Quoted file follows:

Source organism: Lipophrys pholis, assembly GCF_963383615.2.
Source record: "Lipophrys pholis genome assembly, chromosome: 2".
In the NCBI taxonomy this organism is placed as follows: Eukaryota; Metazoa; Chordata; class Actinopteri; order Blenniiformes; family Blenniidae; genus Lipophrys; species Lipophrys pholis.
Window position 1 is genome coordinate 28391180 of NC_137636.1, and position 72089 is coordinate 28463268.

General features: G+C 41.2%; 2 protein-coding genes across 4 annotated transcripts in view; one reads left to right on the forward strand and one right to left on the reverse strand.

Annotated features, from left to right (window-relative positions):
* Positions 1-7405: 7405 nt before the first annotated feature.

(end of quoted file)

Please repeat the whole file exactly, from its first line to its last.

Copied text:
Source organism: Lipophrys pholis, assembly GCF_963383615.2.
Source record: "Lipophrys pholis genome assembly, chromosome: 2".
In the NCBI taxonomy this organism is placed as follows: Eukaryota; Metazoa; Chordata; class Actinopteri; order Blenniiformes; family Blenniidae; genus Lipophrys; species Lipophrys pholis.
Window position 1 is genome coordinate 28391180 of NC_137636.1, and position 72089 is coordinate 28463268.

General features: G+C 41.2%; 2 protein-coding genes across 4 annotated transcripts in view; one reads left to right on the forward strand and one right to left on the reverse strand.

Annotated features, from left to right (window-relative positions):
* Positions 1-7405: 7405 nt before the first annotated feature.